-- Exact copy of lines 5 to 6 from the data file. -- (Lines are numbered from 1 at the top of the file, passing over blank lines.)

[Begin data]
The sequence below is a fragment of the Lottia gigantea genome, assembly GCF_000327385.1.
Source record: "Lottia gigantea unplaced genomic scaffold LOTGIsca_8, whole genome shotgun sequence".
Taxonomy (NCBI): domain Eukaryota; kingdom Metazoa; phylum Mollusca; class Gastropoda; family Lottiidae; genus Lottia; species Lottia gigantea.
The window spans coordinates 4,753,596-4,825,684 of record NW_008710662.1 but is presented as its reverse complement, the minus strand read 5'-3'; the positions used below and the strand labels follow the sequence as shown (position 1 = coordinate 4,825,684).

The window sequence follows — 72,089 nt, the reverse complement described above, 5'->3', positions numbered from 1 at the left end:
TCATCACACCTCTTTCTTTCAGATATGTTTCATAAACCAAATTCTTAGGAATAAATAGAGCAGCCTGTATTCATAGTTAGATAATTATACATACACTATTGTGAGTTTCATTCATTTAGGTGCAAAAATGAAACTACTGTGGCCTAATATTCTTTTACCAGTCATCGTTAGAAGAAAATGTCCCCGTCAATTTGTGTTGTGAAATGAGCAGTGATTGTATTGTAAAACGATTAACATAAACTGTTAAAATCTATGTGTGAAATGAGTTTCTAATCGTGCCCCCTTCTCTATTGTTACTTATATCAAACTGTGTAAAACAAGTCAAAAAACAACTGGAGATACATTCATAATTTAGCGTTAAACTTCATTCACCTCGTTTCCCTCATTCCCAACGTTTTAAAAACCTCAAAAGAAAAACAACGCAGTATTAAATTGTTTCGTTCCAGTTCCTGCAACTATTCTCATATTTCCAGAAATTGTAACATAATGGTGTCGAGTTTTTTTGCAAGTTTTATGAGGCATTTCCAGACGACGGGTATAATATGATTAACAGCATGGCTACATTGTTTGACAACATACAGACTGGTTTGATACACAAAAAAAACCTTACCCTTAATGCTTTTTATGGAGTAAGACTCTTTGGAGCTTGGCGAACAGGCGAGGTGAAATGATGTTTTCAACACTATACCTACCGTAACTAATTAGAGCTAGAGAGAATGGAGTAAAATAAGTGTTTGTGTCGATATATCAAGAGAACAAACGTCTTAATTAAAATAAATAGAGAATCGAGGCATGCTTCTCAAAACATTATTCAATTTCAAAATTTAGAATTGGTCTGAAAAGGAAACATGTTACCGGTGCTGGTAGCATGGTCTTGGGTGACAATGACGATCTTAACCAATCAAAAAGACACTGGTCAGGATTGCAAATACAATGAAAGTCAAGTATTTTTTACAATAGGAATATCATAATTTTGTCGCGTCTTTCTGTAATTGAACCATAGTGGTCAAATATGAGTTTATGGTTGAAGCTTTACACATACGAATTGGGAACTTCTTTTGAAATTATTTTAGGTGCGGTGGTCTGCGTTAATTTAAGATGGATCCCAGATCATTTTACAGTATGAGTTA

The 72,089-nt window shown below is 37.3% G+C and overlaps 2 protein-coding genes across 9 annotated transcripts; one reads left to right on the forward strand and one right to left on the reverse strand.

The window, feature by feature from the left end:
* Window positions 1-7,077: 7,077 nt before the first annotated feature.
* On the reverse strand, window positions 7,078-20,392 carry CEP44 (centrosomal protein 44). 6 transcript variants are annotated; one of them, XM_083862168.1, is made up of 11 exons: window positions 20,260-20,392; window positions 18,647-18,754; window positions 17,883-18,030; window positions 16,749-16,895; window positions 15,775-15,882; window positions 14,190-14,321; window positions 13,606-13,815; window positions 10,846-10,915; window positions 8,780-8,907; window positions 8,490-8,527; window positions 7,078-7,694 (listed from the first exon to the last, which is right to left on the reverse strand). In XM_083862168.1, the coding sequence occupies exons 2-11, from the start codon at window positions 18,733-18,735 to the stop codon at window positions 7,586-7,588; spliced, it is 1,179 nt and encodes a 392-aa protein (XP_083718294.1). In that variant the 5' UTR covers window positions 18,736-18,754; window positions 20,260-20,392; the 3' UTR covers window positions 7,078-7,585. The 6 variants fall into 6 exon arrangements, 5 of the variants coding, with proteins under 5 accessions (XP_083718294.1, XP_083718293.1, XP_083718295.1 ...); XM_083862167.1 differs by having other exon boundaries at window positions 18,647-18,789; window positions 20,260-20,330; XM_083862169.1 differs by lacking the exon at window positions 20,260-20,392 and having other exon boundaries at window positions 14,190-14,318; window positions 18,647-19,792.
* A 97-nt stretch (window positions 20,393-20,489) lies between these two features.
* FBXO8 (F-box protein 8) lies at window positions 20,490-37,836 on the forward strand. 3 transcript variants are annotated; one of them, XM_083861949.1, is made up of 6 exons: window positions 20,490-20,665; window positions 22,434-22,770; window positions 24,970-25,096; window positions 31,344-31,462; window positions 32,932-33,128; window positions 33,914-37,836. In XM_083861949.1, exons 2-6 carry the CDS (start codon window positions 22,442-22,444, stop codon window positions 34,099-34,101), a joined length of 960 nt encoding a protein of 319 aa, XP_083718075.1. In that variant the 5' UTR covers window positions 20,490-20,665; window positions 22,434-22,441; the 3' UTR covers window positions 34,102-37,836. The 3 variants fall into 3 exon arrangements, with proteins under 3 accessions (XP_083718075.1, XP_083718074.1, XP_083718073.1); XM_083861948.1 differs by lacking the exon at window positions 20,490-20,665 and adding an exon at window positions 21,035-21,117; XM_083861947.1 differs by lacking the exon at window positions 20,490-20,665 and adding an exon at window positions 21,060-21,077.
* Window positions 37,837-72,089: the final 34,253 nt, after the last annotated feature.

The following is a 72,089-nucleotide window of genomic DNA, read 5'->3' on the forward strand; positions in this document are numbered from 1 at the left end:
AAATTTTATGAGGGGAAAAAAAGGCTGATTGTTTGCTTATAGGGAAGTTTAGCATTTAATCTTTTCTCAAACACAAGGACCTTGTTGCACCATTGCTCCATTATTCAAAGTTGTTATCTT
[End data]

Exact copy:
The window sequence follows — 72,089 nt, the reverse complement described above, 5'->3', positions numbered from 1 at the left end:
TCATCACACCTCTTTCTTTCAGATATGTTTCATAAACCAAATTCTTAGGAATAAATAGAGCAGCCTGTATTCATAGTTAGATAATTATACATACACTATTGTGAGTTTCATTCATTTAGGTGCAAAAATGAAACTACTGTGGCCTAATATTCTTTTACCAGTCATCGTTAGAAGAAAATGTCCCCGTCAATTTGTGTTGTGAAATGAGCAGTGATTGTATTGTAAAACGATTAACATAAACTGTTAAAATCTATGTGTGAAATGAGTTTCTAATCGTGCCCCCTTCTCTATTGTTACTTATATCAAACTGTGTAAAACAAGTCAAAAAACAACTGGAGATACATTCATAATTTAGCGTTAAACTTCATTCACCTCGTTTCCCTCATTCCCAACGTTTTAAAAACCTCAAAAGAAAAACAACGCAGTATTAAATTGTTTCGTTCCAGTTCCTGCAACTATTCTCATATTTCCAGAAATTGTAACATAATGGTGTCGAGTTTTTTTGCAAGTTTTATGAGGCATTTCCAGACGACGGGTATAATATGATTAACAGCATGGCTACATTGTTTGACAACATACAGACTGGTTTGATACACAAAAAAAACCTTACCCTTAATGCTTTTTATGGAGTAAGACTCTTTGGAGCTTGGCGAACAGGCGAGGTGAAATGATGTTTTCAACACTATACCTACCGTAACTAATTAGAGCTAGAGAGAATGGAGTAAAATAAGTGTTTGTGTCGATATATCAAGAGAACAAACGTCTTAATTAAAATAAATAGAGAATCGAGGCATGCTTCTCAAAACATTATTCAATTTCAAAATTTAGAATTGGTCTGAAAAGGAAACATGTTACCGGTGCTGGTAGCATGGTCTTGGGTGACAATGACGATCTTAACCAATCAAAAAGACACTGGTCAGGATTGCAAATACAATGAAAGTCAAGTATTTTTTACAATAGGAATATCATAATTTTGTCGCGTCTTTCTGTAATTGAACCATAGTGGTCAAATATGAGTTTATGGTTGAAGCTTTACACATACGAATTGGGAACTTCTTTTGAAATTATTTTAGGTGCGGTGGTCTGCGTTAATTTAAGATGGATCCCAGATCATTTTACAGTATGAGTTA